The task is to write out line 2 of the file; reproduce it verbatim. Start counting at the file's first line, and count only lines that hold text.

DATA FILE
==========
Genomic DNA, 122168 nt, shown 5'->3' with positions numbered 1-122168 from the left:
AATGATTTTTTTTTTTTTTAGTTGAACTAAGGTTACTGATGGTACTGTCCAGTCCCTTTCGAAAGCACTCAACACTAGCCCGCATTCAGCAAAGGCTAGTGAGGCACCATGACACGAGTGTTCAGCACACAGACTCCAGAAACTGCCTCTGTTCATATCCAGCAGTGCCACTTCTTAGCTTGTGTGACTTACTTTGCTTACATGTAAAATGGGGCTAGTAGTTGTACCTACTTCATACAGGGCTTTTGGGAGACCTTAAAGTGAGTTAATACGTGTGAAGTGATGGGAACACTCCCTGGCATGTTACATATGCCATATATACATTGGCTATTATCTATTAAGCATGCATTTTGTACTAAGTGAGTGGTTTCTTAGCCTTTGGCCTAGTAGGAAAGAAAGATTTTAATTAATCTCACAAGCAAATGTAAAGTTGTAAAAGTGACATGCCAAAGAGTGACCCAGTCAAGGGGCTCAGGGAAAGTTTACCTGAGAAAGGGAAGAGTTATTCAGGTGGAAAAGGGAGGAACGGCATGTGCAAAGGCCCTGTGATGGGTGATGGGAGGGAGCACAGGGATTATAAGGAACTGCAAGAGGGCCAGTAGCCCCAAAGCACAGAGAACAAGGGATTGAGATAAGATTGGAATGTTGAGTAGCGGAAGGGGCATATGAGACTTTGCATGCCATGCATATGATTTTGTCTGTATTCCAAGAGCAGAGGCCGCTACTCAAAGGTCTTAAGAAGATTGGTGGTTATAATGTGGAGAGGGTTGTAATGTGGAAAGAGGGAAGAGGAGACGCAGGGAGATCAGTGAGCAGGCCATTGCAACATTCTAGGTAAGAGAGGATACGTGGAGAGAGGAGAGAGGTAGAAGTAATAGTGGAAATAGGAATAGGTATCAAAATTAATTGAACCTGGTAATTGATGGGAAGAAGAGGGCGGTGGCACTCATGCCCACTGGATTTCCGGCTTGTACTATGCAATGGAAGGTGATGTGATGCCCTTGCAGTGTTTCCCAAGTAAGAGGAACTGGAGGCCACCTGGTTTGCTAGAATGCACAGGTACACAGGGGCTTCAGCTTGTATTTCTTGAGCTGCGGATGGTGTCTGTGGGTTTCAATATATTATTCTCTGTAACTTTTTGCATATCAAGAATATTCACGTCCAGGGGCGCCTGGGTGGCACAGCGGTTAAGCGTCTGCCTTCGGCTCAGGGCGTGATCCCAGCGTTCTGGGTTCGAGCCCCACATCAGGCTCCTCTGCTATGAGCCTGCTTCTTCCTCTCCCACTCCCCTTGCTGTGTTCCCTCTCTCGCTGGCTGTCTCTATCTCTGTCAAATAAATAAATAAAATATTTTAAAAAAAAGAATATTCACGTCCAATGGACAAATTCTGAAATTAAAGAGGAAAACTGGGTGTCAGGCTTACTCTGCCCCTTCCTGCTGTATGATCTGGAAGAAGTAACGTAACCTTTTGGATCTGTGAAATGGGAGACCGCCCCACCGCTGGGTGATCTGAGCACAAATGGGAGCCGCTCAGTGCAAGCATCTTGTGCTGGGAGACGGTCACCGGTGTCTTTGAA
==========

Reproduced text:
AATGATTTTTTTTTTTTTTAGTTGAACTAAGGTTACTGATGGTACTGTCCAGTCCCTTTCGAAAGCACTCAACACTAGCCCGCATTCAGCAAAGGCTAGTGAGGCACCATGACACGAGTGTTCAGCACACAGACTCCAGAAACTGCCTCTGTTCATATCCAGCAGTGCCACTTCTTAGCTTGTGTGACTTACTTTGCTTACATGTAAAATGGGGCTAGTAGTTGTACCTACTTCATACAGGGCTTTTGGGAGACCTTAAAGTGAGTTAATACGTGTGAAGTGATGGGAACACTCCCTGGCATGTTACATATGCCATATATACATTGGCTATTATCTATTAAGCATGCATTTTGTACTAAGTGAGTGGTTTCTTAGCCTTTGGCCTAGTAGGAAAGAAAGATTTTAATTAATCTCACAAGCAAATGTAAAGTTGTAAAAGTGACATGCCAAAGAGTGACCCAGTCAAGGGGCTCAGGGAAAGTTTACCTGAGAAAGGGAAGAGTTATTCAGGTGGAAAAGGGAGGAACGGCATGTGCAAAGGCCCTGTGATGGGTGATGGGAGGGAGCACAGGGATTATAAGGAACTGCAAGAGGGCCAGTAGCCCCAAAGCACAGAGAACAAGGGATTGAGATAAGATTGGAATGTTGAGTAGCGGAAGGGGCATATGAGACTTTGCATGCCATGCATATGATTTTGTCTGTATTCCAAGAGCAGAGGCCGCTACTCAAAGGTCTTAAGAAGATTGGTGGTTATAATGTGGAGAGGGTTGTAATGTGGAAAGAGGGAAGAGGAGACGCAGGGAGATCAGTGAGCAGGCCATTGCAACATTCTAGGTAAGAGAGGATACGTGGAGAGAGGAGAGAGGTAGAAGTAATAGTGGAAATAGGAATAGGTATCAAAATTAATTGAACCTGGTAATTGATGGGAAGAAGAGGGCGGTGGCACTCATGCCCACTGGATTTCCGGCTTGTACTATGCAATGGAAGGTGATGTGATGCCCTTGCAGTGTTTCCCAAGTAAGAGGAACTGGAGGCCACCTGGTTTGCTAGAATGCACAGGTACACAGGGGCTTCAGCTTGTATTTCTTGAGCTGCGGATGGTGTCTGTGGGTTTCAATATATTATTCTCTGTAACTTTTTGCATATCAAGAATATTCACGTCCAGGGGCGCCTGGGTGGCACAGCGGTTAAGCGTCTGCCTTCGGCTCAGGGCGTGATCCCAGCGTTCTGGGTTCGAGCCCCACATCAGGCTCCTCTGCTATGAGCCTGCTTCTTCCTCTCCCACTCCCCTTGCTGTGTTCCCTCTCTCGCTGGCTGTCTCTATCTCTGTCAAATAAATAAATAAAATATTTTAAAAAAAAGAATATTCACGTCCAATGGACAAATTCTGAAATTAAAGAGGAAAACTGGGTGTCAGGCTTACTCTGCCCCTTCCTGCTGTATGATCTGGAAGAAGTAACGTAACCTTTTGGATCTGTGAAATGGGAGACCGCCCCACCGCTGGGTGATCTGAGCACAAATGGGAGCCGCTCAGTGCAAGCATCTTGTGCTGGGAGACGGTCACCGGTGTCTTTGAA